Here's Fish on The Best Years Of Our Lives, a William Wyler film that Fish considers the best American film ever made.
The three intertwined stories are resolved with a measure of optimism, but with more than a residue of disappointment and bitterness. Al Stephenson is still a drunk. Fred Derry is still poor and without skills. Homer Parrish still has no hands.
Still. As in stasis. As in nothing has changed.

I think not.

Al may be a drunk, but he's a drunk making loans to GIs, based on their character and his own judgment. Fred may be poor and without skills, but he's not a soda jerk anymore. He's just landed a job beating swords into plowshares and building post-war America. And Homer Parrish may still have no hands, but, by the end of the film, it's Homer's girlfriend helping him into his PJs instead of his dad.

That's narrative. That's character development. And if it's not great film, it is solid literature.

Flip it on its head. If a guy like Fish can't see that the characters in a film he thinks is the best American movie ever made are changing in front of his eyes, can we expect him to see that Bill Ayers and Bernadine Dohrn, people he thinks are a couple of the solidist citizens around, haven't changed at all? They're still the over-privileged white kids who couldn't make it in the Civil Rights and anti-war movements and set out on their own, starting a two-bit, terrorist organization that ended up making zero difference, except to the people who got hurt and killed by the Weathermen. Just a couple of saps with a dumb idea who've never owned up to their sappiness or the dumbness of their idea.

Cut to Europe, where Government officials and Jewish leaders are concerned that the conflict in Gaza may spill over into violence in Europe as attacks are reported against Jews and synagogues in France, Sweden and Britain.

But, what the hell? Those people, according to Mr. Ayers' and Ms. Dohrn's sappy code, are honor bound to attack those Jews, aren't they?

Years from now, they might even wish they had done more.

But don't get me wrong. I could care less about the Weathermen. I thought they were entertaining. I wasn't political in the '60s. By 1967, I had tuned in, turned on and dropped out. I wasn't looking for a street fight, I was looking for sex, drugs and rock and roll. I was looking for long hair, long legs and conical breasts that year. It was much later that I realized, stoned and watching Nixon on TV, that even the President Of The United States could go insane. Then panic set in until Tim Leary told me a few years later not to worry about the government, the people who were stealing hub caps at the Atlanta film festival a couple of years ago were now running it. I decided to join them.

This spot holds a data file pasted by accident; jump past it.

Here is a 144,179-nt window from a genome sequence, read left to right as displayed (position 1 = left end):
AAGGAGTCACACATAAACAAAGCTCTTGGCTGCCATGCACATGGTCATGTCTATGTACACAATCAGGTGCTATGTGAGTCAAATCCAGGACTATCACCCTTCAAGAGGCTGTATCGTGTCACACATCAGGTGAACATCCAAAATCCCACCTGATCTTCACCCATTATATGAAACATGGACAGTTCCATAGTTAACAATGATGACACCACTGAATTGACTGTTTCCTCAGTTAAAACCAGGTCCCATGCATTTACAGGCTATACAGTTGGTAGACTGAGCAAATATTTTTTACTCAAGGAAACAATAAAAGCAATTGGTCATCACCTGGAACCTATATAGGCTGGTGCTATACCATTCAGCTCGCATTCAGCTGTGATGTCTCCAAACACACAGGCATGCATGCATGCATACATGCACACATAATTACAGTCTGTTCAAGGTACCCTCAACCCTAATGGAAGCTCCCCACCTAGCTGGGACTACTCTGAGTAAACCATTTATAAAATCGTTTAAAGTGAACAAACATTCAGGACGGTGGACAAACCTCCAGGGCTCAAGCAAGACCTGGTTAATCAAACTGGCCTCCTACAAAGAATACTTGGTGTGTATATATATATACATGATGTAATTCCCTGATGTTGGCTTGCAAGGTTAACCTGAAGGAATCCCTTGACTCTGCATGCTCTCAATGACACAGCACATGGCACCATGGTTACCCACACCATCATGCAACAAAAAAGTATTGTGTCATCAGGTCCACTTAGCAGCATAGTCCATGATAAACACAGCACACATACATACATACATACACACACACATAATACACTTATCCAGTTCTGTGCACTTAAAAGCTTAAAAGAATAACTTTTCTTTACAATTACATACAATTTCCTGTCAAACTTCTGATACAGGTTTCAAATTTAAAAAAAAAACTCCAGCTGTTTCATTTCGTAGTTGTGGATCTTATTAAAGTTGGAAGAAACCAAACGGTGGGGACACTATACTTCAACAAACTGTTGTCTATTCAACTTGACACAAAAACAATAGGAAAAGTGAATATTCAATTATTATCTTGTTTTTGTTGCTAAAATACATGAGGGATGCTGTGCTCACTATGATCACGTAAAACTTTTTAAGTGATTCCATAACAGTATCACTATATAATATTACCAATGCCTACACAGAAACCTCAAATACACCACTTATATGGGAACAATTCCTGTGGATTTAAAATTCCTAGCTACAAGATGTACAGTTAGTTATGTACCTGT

So you tell me. Should I worry about the Obama administration or not?

This Must Be Ennui

I'm not looking forward to the new year. Mostly, I think it's going to be boring.

On a personal level, the year will be about navigating the narrow path between insecurity and opportunity during a recession. On a more general or political level, a national and international level, it will be about the first year of the Obama administration, the first year of a government mostly controlled by the Democratic Party.

After the primaries and the election, the prospect of an Obama Presidency seems so anti-climactic. This must be ennui.

I haven't been able to bring myself to read any of the lists of the most important, good and bad, events of 2008 the mainstream media has floated. I haven't been able to bring myself to read any of the predictions for 2009. And, in the middle of the most serious economic recession of my adult life, with the world's financial system in crisis and Israeli troops deep inside Gaza -- that seems so sexual -- I read, but don't have the inclination to talk about important articles like Lewis and Einhorn's The End Of The Financial World As We Know It.

Instead, I find myself drawn to an academic piece of fluff by Stanley Fish, bombastically styled: The 10 Best American Movies.

I don't know Professor Fish, but, after looking at his list of American movies and reading his biography, I don't think his take on American cinema is very interesting. What is interesting is that I knew right off that if I googled Stanley Fish and Bill Ayers, I was going to find something. As a matter of fact, my google search didn't let me get any further than Stanley Fish and Bill, before it suggested Stanley Fish and Bill Ayers.

It turns out that Professor Fish is one of those Chicago academics and intellectuals who have been instrumental in rehabilitating Bill Ayers' reputation.

I missed Fish's Much Ado, Mush Ado?, piece about Ayers last year, and I'm glad I did. With the election settled and Obama's so-called "guilt by association" no longer an issue, I can see that Obama's lack of interest in American history and the social and political issues of the '60s is less important than the kind of men and women he has embraced and been embraced by in return. These are the people who will make up the "Obama administration." They will be the architects and re-builders of American government during the Obama years.

Academic, irrelevant and boring one and all.